By Nathalie Hardy • Columnist • 

Sanai to fight reciprocal discipline

In a lengthy letter mailed to the bar earlier this month, he said he objects to any Oregon discipline, on grounds his constitutional right to due process was violated during a year’s lengthy set of Washington proceedings culminating in Washington Supreme Court action. He said he has retained Portland attorney Michael Colbach to represent him, in anticipation of a recommendation for reciprocal discipline from the Oregon Bar’s Professional Responsibility Board.

Sanai was disbarred in Washington after the Washington Supreme Court upheld the Washington State Bar Association on all nine counts of a disciplinary finding alleging “blatant misconduct.” The allegations stemmed from a mountain of litigation he and his brother filed on behalf of their mother in an extremely hostile divorce proceeding.

The Oregon State Bar recently informed Sanai of its intent to consider disciplinary action in response to the action taken by its Washington counterpart. It advised him he had until July 3 to submit any information he wished Oregon’s Professional Responsibility Board to consider. 

In addition to Sanai’s response, the bar said it had received two letters of support from colleagues.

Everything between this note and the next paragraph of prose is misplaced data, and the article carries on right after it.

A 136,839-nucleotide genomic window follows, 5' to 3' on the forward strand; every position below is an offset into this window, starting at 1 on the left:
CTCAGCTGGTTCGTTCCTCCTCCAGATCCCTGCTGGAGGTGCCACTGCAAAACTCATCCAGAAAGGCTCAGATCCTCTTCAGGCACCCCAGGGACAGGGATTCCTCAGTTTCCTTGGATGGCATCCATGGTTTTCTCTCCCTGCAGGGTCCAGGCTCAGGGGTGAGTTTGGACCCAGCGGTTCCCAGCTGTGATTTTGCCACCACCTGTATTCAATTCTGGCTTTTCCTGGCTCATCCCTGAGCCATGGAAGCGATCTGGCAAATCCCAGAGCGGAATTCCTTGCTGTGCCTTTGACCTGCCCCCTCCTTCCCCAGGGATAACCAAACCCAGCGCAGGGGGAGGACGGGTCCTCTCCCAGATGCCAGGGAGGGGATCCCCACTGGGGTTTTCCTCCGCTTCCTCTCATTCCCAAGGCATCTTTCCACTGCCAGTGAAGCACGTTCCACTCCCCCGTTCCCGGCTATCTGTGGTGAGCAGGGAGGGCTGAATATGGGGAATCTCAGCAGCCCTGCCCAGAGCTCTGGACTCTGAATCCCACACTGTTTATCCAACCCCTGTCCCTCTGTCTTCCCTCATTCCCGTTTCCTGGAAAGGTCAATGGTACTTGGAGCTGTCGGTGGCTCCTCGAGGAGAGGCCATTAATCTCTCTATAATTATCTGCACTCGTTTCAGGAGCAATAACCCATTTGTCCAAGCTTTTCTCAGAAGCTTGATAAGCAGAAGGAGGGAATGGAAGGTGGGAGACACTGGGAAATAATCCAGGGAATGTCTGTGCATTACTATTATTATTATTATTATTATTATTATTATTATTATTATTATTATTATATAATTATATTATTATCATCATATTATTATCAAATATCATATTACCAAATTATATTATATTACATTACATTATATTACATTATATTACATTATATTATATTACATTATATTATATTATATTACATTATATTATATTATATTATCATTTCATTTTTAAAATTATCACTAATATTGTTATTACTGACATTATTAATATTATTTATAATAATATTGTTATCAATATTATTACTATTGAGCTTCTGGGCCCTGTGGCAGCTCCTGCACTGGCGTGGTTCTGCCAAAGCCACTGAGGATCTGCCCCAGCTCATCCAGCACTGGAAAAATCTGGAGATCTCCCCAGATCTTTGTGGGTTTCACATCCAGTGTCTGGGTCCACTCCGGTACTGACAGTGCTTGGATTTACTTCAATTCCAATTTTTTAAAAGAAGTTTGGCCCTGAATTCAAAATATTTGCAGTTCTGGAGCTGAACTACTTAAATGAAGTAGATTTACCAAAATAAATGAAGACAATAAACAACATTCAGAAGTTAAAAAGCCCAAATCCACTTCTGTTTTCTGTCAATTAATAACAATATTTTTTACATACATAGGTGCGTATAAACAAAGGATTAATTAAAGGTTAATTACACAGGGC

“My experiences with Rick in his professional capacity were entirely positive and exemplified absolute civility, professionalism and decorum,” wrote Charles Harrell of Buckley Law P.C. “Rick is an excellent lawyer. Rick is an excellent representative of the Oregon Bar. Rick is held in the highest esteem by his peers and colleagues.”

Attorney Paul Hribernick of Black Helterline LLP responded similarly, saying, “I find it difficult to square the behavior alleged by the Washington State Bar when compared with my years of interaction with Rick. The bar should absolutely consider the very special facts and events related to Rick’s actions in the state of Washington and how long ago those actions were.”

Sanai concluded 14 years with the county last month, the last three as chief counsel. He was replaced in that capacity by his deputy, Christian Boenisch, who joined the staff in November 2010.  

Boenisch is in the process of developing criteria in preparation for the recruiting of a new deputy counsel.

In the meantime, he has been authorized to contract with Sanai for help, particularly in land use law, which was a specialty. The authorization is for up to 20 hours a week at $120 an hour.

So far, Boenisch has tapped very few of those hours, according to the county’s administrative staff.



What disturbs me is Sanai's lack of judgment, first, by representing his own mother and then the tactics he and his brother used in the case itself--characterized by the Washington Bar as "blatant misconduct."
If he was so misguided and outrageous in litigating this protracted divorce proceeding to be disbarred in Washington, how is he acceptable here?
Past actions matter.


He is not acceptable in Oregon as an attorney.

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